Web Design Dos and Don’ts for Authors

You want people to enjoy your website. You want them to share it. As authors, it’s often up to us to design our sites. We don’t always have the funds or the connections to have someone else do it. Fortunately, sites like GoDaddy, WordPress and Squarespace do most of the work for you. But, authors are serial offenders when it comes to poor web design. Here are a few design tips to get readers to stick around and tell their friends about your site.
Avoid light text on dark background
This seems to be the number one design choice for authors of dark fiction. I fell into this trap too. When I first started blogging, I figure I’d attract more readers if my site looked all horror-y, meaning have a black background with white or bright blue text.
When I started studying other site designs, I noticed most had a white or light background with black/dark text. I didn’t know the reason at the time but I wanted my blog to look professional so I dumped the black background and instead used images and font to convey “dark.”
Readers’ eyes get tired faster if they’re looking at a page with light text on a dark background.
You know when you’ve been inside all day, you walk outside and you’re blinded by the bright sun? That’s what reading on a dark background feels like.
If you want to have a dark background on your site:

Or, have less text on the site.

The Dos and Don’ts of Dark Web Design

Light vs. Dark Web Design

White Space
Negative space is your friend. It gives your site a cleaner, more professional feel. Don’t try to put everything on one page. I far too often come across author websites where their home page is just cluttered. You don’t want people to get overwhelmed. You want them to have a relaxing time while they explore your site. When a page is too cluttered, important things get buried.

Use fancy fonts sparingly
I used to come across this more often. Not so much anymore. You can give your page headers interesting font but please keep your body text at a nice safe font like Times New Roman or Georgia. Don’t go happy with the italics.

Make social media follow links easy to find
When I share a posts on Twitter, I like mentioning the person/site I got the post from. There have been a few times where I couldn’t find the site’s social media links. Usually, I give up and don’t mention the person. 
You might be thinking the site’s not on social media. 
There are certain times where the author intrigues me enough that I want to find them on Twitter or Facebook. I do a search on those social networks. Guess what? I find the brand. Most of the time, the person is on social media but it’s difficult to find their follow button/link/widget on their site. 
Please have your follow buttons some place people can easily find them.

They’re usually at the top of the page or in the sidebar. My blog has a floating social follow bar. It follows you as you scroll down the page.

Sidebars aren’t always mobile friendly 
If you’ve spent some time online, which you’ve probably have, you might’ve noticed many websites don’t have sidebars. That’s because sidebars aren’t mobile friendly. In some cases, like with blogger, you can’t help but have a one.
Try opening this blog on your phone. 
No sidebar. 
If you open this blog on a tablet or smartphone with a large screen, you may see the sidebar but the text will be too small.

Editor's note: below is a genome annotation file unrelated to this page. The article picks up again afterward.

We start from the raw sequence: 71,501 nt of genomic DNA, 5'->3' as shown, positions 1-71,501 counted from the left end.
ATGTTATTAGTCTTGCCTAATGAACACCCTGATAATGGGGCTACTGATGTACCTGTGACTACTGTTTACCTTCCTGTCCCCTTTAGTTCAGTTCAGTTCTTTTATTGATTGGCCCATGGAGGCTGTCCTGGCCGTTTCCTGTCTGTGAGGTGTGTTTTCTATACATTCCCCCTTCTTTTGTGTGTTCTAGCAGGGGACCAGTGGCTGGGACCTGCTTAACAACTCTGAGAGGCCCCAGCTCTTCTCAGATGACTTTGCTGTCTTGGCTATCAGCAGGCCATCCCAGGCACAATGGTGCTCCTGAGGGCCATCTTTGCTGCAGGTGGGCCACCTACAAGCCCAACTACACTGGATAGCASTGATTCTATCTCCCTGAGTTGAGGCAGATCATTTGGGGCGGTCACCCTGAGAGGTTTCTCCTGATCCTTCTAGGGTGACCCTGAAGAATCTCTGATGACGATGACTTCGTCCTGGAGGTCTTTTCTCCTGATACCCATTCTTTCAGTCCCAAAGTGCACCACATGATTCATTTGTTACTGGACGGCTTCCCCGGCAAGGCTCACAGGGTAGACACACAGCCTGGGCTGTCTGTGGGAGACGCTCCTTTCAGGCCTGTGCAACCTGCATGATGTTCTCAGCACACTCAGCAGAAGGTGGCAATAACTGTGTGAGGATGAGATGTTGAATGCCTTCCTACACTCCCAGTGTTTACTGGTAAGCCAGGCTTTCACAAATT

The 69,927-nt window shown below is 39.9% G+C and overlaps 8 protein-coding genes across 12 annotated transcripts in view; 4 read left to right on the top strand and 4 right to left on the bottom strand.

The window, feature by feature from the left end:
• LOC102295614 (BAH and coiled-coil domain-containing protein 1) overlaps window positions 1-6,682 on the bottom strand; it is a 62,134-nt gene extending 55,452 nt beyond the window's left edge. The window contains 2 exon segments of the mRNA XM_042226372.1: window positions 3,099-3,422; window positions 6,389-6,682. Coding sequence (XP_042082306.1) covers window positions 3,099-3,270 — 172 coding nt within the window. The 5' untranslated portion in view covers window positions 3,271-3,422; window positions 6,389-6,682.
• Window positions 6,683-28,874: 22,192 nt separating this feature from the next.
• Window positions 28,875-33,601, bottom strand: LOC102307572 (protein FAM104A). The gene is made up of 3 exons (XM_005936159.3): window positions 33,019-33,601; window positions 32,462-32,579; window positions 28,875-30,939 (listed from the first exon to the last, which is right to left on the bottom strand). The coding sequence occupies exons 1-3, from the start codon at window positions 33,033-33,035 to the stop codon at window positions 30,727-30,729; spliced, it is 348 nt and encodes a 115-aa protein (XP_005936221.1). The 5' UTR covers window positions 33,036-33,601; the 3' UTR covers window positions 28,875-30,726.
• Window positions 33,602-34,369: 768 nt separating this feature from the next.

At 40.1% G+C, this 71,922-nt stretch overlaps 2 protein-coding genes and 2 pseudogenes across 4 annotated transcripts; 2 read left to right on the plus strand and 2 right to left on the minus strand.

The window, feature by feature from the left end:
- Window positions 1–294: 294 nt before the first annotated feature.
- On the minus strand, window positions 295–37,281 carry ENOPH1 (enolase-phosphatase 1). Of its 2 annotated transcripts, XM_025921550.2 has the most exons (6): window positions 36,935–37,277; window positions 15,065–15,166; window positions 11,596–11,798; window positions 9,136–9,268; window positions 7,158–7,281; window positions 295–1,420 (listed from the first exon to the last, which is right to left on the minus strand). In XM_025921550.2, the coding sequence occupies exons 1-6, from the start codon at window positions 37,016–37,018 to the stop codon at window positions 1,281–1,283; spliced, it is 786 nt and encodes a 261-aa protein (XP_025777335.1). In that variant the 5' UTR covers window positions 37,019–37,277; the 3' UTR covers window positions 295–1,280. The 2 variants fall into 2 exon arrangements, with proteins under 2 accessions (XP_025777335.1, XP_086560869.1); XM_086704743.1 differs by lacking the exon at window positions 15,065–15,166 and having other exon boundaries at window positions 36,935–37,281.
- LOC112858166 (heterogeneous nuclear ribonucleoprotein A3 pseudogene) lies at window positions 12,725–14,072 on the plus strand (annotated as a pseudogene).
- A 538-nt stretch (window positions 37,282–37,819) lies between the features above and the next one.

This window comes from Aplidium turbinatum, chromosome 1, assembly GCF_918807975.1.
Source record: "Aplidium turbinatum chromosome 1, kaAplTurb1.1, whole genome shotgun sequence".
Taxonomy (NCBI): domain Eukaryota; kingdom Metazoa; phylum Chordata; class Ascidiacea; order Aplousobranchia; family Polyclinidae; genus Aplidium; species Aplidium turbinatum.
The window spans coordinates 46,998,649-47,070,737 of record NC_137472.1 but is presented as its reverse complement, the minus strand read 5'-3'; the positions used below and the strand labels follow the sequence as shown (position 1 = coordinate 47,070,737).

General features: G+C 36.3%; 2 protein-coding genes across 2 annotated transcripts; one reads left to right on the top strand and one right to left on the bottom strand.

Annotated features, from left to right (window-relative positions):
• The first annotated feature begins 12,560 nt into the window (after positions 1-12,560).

Ditch the Sidebar on Your Website and Increase Conversion Rates by 26%

This is something to keep in mind. Don’t put too much stock into your sidebar content. There’s a chance many of your readers won’t see it. If it’s important, put it on another page. 
Blogger has actually up’ed their game when it comes to website templates. I haven’t changed my site design because I like having that big header. Many of the templates I like don’t have a large header space.

On the other hand, sidebars can work for sites that aren’t text heavy. It’s mostly used for navigation. I don’t see many sites putting a lot of content in the sidebar.
20 Examples of Outstanding Website Sidebars for Inspiration
15 Amazing Websites with Modern Sidebar Menu Layout

If you want to see how your site looks on different devices:
In Chrome:

  1. Right click your webpage
  2. Select Inspect 
On this page, you can select different devices and Chrome will show you how your site looks on those devices.
Optimize images for slow internet speeds
Yes, we live in the age of high speed internet but there are still some people, me, who can’t afford fast internet. Generally, internet speeds in places like trains and parks are slow because some many people are logged on. It’s best to make sure your site loads fast for everyone so readers won’t give up and leave.
Reduce the size of your images. 
As a blog tour host, I get book cover images usually at 1000px in width. That file is way too big to put online. It would slow the site’s load time. I shrink the image to around 800px in width. This size gets that nice big preview image when you share it on Facebook.

Most website hosts let you edit your image, including reducing the size. 

10 Must Know Image Optimization Tips

Don’t be color happy
You many have three favorite colors. Doesn’t mean those three colors work together. Website templates come with themes. Most of the time there’s no need to change the colors. If you have to change them, find some that work well together. I’ve been using Adobe’s Color Wheel to find complementary colors.

10 Tips for a Successful Author Website